In recent years, the social acceptance of marijuana use has led to a gradual liberalization of marijuana laws in some states. It is increasingly common for states to allow their citizens to possess and even cultivate small amounts of marijuana for personal use. Unfortunately, this growing acceptance has led many to falsely believe the days of marijuana arrests are over. Nothing could be farther from the truth.
In Texas, state law still treats marijuana possession harshly. What many fail to consider is that federal law also outlaws the possession of controlled substances for any purpose. Federal prosecutors typically focus on large-scale drug crimes and leave minor possession cases to state authority. There are situations where the federal government will proceed with simple possession charges. One of those cases involves interstate drug possession.
If you are accused of bringing drugs across state lines for personal use, it is important to seek legal representation as soon as possible. When facing this type of federal offense in Houston, it could benefit you to discuss your options with attorney Doug Murphy right away. Doug Murphy has extensive experience taking on federal drug crime cases and winning. To learn about your defense options, reach out to the Doug Murphy Law Firm, P.C. as soon as possible.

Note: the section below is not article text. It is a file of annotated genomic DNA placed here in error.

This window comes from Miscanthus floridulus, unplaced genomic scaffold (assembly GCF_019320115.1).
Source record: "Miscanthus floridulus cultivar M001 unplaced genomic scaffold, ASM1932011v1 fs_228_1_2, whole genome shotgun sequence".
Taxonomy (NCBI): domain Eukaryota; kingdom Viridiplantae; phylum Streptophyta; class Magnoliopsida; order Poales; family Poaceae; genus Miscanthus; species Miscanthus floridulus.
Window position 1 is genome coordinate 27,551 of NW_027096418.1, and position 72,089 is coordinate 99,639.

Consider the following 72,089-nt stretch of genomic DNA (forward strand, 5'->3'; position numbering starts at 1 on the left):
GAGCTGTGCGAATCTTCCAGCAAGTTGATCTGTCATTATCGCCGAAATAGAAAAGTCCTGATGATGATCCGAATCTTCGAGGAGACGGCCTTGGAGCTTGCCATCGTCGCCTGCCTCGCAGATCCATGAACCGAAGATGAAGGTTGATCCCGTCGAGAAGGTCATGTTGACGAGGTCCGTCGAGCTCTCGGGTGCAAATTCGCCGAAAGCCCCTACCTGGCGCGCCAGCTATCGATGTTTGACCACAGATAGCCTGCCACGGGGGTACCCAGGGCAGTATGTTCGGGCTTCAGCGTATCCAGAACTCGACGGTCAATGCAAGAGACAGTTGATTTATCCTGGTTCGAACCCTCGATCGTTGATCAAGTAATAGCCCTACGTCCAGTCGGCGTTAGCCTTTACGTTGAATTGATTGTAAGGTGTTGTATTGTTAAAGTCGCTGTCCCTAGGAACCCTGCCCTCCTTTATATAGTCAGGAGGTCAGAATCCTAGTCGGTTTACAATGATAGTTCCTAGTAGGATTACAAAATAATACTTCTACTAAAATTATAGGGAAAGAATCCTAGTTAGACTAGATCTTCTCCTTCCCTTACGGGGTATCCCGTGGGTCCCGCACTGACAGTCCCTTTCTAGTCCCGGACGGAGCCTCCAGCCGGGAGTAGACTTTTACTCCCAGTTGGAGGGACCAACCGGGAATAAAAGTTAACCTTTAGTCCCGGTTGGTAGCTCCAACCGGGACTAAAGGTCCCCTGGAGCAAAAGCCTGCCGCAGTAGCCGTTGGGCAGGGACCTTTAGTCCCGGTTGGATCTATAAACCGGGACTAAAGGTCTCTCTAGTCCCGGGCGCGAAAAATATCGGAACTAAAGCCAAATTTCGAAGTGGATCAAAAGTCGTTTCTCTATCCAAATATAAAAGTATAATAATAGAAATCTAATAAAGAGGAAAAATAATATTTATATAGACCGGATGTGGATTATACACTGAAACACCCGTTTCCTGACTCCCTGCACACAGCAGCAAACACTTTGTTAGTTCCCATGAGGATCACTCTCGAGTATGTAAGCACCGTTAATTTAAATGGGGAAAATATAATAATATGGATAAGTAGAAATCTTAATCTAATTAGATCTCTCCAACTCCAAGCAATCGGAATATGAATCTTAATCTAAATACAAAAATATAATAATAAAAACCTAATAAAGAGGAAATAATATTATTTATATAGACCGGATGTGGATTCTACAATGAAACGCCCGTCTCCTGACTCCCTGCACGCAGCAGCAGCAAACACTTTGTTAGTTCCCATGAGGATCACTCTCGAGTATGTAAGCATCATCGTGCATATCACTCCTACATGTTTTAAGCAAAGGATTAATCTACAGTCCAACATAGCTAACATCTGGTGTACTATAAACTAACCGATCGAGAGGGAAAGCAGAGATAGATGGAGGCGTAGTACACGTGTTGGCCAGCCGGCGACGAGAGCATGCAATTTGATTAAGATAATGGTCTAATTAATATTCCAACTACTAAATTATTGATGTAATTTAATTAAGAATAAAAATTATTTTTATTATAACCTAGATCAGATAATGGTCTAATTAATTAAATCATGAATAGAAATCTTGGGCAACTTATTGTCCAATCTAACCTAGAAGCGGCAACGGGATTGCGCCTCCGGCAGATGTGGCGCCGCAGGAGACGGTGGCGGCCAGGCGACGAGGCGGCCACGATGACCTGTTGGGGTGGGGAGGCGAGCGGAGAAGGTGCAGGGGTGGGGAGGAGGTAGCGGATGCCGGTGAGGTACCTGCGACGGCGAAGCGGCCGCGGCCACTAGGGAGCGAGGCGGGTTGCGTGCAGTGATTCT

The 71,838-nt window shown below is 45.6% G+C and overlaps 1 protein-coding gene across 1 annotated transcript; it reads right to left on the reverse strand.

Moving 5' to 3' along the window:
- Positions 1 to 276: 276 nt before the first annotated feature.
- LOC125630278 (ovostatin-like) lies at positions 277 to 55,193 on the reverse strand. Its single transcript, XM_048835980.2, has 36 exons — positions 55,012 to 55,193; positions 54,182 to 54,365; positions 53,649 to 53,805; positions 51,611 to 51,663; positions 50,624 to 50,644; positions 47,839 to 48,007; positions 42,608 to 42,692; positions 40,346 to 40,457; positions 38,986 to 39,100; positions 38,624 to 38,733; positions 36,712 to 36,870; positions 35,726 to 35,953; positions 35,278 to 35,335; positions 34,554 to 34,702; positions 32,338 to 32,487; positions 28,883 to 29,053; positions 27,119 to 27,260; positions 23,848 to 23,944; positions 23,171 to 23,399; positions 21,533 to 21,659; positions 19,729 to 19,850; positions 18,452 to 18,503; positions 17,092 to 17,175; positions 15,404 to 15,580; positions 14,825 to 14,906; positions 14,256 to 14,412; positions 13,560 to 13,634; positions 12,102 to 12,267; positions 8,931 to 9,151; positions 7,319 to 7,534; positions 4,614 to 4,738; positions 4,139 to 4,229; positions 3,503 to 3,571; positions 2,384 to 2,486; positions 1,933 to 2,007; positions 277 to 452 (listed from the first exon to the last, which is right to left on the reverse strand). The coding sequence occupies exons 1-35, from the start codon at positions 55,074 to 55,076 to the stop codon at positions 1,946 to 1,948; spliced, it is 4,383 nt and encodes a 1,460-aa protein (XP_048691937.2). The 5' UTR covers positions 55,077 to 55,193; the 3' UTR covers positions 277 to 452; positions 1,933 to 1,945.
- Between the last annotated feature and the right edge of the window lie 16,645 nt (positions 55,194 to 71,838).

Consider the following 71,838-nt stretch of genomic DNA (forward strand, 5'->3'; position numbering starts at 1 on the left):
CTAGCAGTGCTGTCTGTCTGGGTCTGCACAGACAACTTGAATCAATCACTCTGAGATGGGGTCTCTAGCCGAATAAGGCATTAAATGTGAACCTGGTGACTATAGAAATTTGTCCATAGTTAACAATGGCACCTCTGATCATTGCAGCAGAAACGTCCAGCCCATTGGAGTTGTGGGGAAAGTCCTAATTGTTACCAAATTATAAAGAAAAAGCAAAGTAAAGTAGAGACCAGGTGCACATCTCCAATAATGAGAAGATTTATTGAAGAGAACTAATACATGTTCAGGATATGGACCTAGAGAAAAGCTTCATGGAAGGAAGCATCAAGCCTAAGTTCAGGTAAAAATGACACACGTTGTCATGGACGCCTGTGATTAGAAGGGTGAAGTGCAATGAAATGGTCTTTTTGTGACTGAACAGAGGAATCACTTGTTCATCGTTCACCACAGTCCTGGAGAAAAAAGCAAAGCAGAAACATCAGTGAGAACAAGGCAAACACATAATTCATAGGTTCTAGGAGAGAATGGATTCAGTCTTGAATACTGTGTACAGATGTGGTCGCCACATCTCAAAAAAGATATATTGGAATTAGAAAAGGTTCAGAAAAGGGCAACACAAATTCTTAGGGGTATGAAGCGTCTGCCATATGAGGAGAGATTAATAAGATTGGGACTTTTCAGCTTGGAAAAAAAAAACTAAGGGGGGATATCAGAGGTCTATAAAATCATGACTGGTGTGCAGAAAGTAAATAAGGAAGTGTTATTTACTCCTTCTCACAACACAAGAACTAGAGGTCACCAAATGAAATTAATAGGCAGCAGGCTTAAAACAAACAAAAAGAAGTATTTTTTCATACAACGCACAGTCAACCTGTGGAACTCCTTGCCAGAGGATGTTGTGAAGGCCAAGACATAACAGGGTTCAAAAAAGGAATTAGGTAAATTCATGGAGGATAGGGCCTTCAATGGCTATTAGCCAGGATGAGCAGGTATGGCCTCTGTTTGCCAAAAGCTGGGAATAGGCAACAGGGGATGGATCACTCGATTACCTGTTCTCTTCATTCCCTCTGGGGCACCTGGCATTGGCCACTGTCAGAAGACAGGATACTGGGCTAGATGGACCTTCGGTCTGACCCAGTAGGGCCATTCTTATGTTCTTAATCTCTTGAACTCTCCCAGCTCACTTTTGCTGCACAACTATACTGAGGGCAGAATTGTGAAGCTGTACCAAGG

Understanding Interstate Drug Possession Crimes in Texas
Ultimately, the federal government has the right to prosecute any drug crime within its borders. Federal law not only supersedes state drug laws, but the federal government has also failed to loosen restrictions on marijuana possession compared to some states.
There is an important difference between the ability to bring drug charges and the willingness to do so. Generally, the federal government passes on filing charges on drug possession cases in order to conserve their resources for large cases.
The circumstances in which federal prosecutors will bring a case for possession of a controlled substance is limited to very specific situations. Some of the situations where the federal government will pursue a possession case include: